It must be remembered, besides, that even if a government were superior in intelligence to any single individual in the nation, it must be inferior to all the individuals of the nation taken together. It can neither possess in itself, nor enlist in its service, more than a portion of the acquirements and capacities which the country contains, applicable to any given purpose.

 

Other economists provided examples of knowledge of time and place as described by Hayek. One of the more important forms of particularized knowledge does not concern the physical characteristics of inputs or local vagaries of supply and demand, but instead relates to the abilities, temperaments, and financial situations of the other people with whom an individual may consider transacting. Frank H. Knight, in Part III, Chapter 9, paragraph 37 of Risk, Uncertainty, and Profit (1921) wrote that

men form judgments of other men on the basis of watching their performances over a period of time, and in addition form impressions having some claim to validity from mere personal appearance, conversation, etc.... It is the most difficult to discuss scientifically of all the data connected with the practical bearings of knowledge and uncertainty.

 

Given the amount of important information about time and place that is outside of the reach of central planners, Hayek asserted that "the central planner will have to find some way or other in which the decisions depending on them can be left to the 'man on the spot,'" in other words, decentralize the decision-making.

 

This is where the ways in which prices convey information enter the picture. Hayek wrote that "Fundamentally, in a system where the knowledge of the relevant facts is dispersed among many people, prices can act to coordinate the separate actions of different people." Returning to the example of Tom the baker and the sudden increased scarcity of sugar in Allred, we noted that Tom did not need to know what caused the increased scarcity. In fact, very few people having anything to do with sugar need to know what happened. In Hayek's words,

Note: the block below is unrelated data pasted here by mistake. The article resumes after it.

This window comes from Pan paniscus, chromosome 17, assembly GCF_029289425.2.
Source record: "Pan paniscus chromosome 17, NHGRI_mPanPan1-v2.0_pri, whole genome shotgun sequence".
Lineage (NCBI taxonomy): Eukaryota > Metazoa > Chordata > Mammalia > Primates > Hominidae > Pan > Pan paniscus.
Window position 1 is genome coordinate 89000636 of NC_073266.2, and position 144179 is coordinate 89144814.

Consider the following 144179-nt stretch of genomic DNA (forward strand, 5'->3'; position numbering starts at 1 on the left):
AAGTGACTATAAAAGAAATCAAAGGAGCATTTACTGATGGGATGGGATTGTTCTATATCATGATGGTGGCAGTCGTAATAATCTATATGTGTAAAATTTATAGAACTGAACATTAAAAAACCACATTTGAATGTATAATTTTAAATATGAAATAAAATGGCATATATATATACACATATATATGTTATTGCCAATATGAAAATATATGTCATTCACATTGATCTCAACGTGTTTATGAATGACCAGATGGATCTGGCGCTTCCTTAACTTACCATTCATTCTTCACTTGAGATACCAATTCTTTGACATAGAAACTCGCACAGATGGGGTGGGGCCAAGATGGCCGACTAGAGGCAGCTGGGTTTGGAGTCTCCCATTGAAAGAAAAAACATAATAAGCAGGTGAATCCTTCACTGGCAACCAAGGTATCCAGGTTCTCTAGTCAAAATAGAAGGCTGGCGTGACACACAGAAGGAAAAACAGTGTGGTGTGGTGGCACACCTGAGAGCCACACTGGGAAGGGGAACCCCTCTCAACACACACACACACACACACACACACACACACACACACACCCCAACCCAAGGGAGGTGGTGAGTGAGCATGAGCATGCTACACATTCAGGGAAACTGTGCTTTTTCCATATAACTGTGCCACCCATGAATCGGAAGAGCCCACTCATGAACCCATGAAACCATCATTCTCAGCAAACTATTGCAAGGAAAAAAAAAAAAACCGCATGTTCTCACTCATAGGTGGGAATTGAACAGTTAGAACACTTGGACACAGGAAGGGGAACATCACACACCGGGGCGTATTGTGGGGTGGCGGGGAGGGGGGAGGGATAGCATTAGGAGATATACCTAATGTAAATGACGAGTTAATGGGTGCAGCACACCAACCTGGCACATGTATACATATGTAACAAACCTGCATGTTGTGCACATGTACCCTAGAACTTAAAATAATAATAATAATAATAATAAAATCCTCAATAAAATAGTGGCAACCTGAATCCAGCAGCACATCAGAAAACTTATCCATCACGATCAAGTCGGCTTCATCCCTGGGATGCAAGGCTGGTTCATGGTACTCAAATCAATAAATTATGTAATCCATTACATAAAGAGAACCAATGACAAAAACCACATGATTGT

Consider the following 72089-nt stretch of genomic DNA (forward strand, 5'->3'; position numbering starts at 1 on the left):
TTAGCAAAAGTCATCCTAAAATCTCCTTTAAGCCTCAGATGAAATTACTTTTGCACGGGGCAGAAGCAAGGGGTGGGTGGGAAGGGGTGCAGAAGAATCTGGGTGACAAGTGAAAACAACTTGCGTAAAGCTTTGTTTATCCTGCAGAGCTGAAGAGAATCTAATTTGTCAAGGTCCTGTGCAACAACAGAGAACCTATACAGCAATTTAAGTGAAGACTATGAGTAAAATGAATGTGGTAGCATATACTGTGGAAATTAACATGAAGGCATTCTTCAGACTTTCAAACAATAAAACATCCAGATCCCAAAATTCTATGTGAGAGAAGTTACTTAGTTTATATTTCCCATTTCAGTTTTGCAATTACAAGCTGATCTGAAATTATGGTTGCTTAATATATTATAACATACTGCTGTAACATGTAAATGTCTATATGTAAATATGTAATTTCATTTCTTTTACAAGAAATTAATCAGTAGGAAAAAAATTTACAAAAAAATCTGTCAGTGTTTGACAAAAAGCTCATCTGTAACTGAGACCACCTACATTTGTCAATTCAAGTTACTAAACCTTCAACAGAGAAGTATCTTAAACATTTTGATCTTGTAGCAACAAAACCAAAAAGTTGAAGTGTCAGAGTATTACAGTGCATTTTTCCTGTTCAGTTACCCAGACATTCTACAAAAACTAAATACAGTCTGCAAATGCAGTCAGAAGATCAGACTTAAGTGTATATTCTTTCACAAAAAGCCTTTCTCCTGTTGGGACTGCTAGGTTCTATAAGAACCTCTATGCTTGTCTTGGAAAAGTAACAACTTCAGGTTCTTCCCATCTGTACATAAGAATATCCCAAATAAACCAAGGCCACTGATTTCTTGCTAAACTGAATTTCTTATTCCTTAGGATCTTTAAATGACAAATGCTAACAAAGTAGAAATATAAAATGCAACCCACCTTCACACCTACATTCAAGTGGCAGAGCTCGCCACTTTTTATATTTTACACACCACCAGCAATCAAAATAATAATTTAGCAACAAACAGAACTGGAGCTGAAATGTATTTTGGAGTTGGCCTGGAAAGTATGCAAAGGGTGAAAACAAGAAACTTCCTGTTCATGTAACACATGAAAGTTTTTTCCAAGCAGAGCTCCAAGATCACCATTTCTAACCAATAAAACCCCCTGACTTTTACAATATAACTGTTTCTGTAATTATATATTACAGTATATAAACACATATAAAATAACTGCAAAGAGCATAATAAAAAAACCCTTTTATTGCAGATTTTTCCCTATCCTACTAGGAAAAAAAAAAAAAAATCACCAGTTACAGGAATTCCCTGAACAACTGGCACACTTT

If only some of them know directly of the new demand, and switch resources over to it, and if the people who are aware of the new gap thus created in turn fill it from still other sources, the effect will rapidly spread throughout the whole economic system.... The whole acts as one market, not because any of its members survey the whole field, but because their limited individual fields of vision sufficiently overlap so that through many intermediaries the relevant information is communicated to all.

 

A broader discussion of Hayek's writings as they relate to the organization of society can be found in "The Tradition of Spontaneous Order" by Norman Barry. See in paticular Barry's section on Hayek and knowledge.

 

Because of the remarkable way in which market prices facilitate communication without conscious effort, it is possible for dispersed individuals to share relevant information among each other. This is so even though it is impossible for a centralized planner to learn the particular information of time and place that dispersed individuals possess. Information is more fully utilized when decision-making is decentralized, and so Hayek concluded that better outcomes are possible where decision-making authority is decentralized rather than in the hands of central planners, a resounding blow to the intellectual support for socialism over capitalism.

 

The following example draws heavily from one used by F. A. Hayek on page 526 of "The Use of Knowledge in Society,"The American Economic Review, Volume XXXV (September 1945).